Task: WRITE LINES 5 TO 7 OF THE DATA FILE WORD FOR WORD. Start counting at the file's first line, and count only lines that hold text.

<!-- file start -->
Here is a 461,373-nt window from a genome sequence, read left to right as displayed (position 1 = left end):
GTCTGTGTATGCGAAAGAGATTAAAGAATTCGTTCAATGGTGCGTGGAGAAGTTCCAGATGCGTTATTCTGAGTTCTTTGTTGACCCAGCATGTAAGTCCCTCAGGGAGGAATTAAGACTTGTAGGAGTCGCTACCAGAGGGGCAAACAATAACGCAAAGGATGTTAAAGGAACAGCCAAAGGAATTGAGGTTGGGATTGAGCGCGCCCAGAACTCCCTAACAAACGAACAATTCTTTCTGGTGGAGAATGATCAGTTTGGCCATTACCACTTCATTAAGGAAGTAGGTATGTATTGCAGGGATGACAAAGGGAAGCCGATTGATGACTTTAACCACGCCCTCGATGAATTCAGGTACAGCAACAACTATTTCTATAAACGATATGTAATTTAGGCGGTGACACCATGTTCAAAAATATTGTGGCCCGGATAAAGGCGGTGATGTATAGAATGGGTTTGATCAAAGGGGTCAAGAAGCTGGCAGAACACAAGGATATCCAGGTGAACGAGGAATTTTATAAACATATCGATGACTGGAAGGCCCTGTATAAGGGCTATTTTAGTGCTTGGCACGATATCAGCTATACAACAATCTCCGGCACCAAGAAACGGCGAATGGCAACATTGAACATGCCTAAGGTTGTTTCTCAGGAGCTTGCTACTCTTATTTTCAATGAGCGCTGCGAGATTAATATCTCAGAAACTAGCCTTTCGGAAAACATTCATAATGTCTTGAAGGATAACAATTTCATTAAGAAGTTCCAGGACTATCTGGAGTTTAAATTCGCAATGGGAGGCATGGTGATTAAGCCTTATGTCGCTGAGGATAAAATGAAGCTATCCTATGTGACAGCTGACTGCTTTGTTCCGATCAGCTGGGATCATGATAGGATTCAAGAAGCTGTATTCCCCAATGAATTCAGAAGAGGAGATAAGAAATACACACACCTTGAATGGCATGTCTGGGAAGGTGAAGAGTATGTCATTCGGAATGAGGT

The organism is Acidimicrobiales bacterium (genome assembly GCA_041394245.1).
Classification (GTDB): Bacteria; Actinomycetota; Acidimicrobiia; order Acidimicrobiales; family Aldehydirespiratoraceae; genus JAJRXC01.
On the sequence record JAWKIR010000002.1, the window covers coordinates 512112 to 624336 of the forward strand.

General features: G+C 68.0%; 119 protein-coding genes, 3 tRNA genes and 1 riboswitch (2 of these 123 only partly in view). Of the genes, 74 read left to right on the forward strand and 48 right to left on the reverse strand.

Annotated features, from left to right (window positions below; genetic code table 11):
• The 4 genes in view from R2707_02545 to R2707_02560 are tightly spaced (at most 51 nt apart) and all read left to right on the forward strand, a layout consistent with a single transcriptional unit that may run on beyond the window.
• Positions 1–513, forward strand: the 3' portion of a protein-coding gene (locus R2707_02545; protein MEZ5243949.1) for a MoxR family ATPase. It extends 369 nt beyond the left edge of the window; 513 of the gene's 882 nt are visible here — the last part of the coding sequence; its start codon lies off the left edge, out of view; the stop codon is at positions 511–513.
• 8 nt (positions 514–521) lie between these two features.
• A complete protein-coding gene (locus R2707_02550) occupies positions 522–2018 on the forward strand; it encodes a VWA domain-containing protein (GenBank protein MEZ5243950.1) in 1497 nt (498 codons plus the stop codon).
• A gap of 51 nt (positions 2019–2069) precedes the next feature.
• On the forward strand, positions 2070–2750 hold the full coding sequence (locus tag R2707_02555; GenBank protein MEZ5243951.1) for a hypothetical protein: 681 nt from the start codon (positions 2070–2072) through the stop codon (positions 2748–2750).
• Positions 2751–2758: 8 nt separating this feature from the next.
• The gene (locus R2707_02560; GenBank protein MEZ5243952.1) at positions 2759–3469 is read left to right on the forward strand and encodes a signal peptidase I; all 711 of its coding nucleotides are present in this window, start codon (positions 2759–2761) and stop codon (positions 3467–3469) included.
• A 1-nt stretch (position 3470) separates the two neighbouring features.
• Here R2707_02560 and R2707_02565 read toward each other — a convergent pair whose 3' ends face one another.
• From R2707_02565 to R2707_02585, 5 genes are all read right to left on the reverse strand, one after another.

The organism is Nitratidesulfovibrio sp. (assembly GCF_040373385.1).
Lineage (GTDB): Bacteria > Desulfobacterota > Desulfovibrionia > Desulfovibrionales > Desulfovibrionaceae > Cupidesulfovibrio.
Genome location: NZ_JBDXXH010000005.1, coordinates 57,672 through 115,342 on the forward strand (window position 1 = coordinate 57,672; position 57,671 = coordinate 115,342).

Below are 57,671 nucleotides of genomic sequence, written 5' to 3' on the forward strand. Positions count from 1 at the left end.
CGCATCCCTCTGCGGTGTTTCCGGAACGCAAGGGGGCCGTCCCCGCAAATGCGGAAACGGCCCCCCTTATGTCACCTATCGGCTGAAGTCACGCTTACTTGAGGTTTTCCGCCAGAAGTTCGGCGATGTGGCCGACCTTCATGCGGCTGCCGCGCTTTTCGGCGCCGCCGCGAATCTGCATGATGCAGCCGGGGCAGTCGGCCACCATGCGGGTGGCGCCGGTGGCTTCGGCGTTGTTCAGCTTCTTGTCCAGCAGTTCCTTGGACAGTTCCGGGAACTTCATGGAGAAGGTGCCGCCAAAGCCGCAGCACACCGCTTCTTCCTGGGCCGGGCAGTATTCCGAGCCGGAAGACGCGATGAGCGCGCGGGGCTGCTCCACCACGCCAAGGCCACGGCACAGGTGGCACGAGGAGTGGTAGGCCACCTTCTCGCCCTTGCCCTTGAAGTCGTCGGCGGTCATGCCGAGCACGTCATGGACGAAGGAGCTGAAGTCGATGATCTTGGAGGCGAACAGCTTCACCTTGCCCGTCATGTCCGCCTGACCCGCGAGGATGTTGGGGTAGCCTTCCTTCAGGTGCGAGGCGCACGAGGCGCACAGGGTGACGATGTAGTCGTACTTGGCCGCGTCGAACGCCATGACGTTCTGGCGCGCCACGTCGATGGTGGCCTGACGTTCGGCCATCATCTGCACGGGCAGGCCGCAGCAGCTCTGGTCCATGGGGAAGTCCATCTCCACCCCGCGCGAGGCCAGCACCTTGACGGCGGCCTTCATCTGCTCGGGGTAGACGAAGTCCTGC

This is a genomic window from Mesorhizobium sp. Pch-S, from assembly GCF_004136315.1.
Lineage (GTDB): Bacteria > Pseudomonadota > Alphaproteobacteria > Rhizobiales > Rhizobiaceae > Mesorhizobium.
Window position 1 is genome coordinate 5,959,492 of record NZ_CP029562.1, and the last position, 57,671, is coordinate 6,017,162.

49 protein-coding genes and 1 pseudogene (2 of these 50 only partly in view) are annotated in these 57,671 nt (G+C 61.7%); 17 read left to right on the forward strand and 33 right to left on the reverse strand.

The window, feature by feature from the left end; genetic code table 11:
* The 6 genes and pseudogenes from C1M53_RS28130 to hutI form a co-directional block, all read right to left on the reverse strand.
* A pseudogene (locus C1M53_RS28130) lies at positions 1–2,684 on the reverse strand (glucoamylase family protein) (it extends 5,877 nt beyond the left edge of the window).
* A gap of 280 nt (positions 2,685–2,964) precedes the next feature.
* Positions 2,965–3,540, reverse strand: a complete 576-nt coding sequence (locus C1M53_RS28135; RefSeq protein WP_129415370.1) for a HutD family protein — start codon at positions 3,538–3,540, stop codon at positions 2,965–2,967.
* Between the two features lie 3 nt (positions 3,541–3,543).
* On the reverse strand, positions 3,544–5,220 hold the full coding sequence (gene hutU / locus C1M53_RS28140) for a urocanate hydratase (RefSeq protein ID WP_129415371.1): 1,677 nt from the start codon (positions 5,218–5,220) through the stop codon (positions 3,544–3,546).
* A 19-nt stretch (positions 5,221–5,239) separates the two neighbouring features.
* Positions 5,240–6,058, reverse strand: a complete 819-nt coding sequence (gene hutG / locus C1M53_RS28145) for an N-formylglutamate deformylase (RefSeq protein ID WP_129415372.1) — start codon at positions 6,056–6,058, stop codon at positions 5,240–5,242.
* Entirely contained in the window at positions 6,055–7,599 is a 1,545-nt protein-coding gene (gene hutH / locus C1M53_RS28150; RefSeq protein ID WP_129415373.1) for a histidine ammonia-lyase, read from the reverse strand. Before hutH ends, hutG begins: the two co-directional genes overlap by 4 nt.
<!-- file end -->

On the sequence record JAWKIR010000002.1, the window covers coordinates 512112 to 624336 of the forward strand.

General features: G+C 68.0%; 119 protein-coding genes, 3 tRNA genes and 1 riboswitch (2 of these 123 only partly in view). Of the genes, 74 read left to right on the forward strand and 48 right to left on the reverse strand.

Annotated features, from left to right (window positions below; genetic code table 11):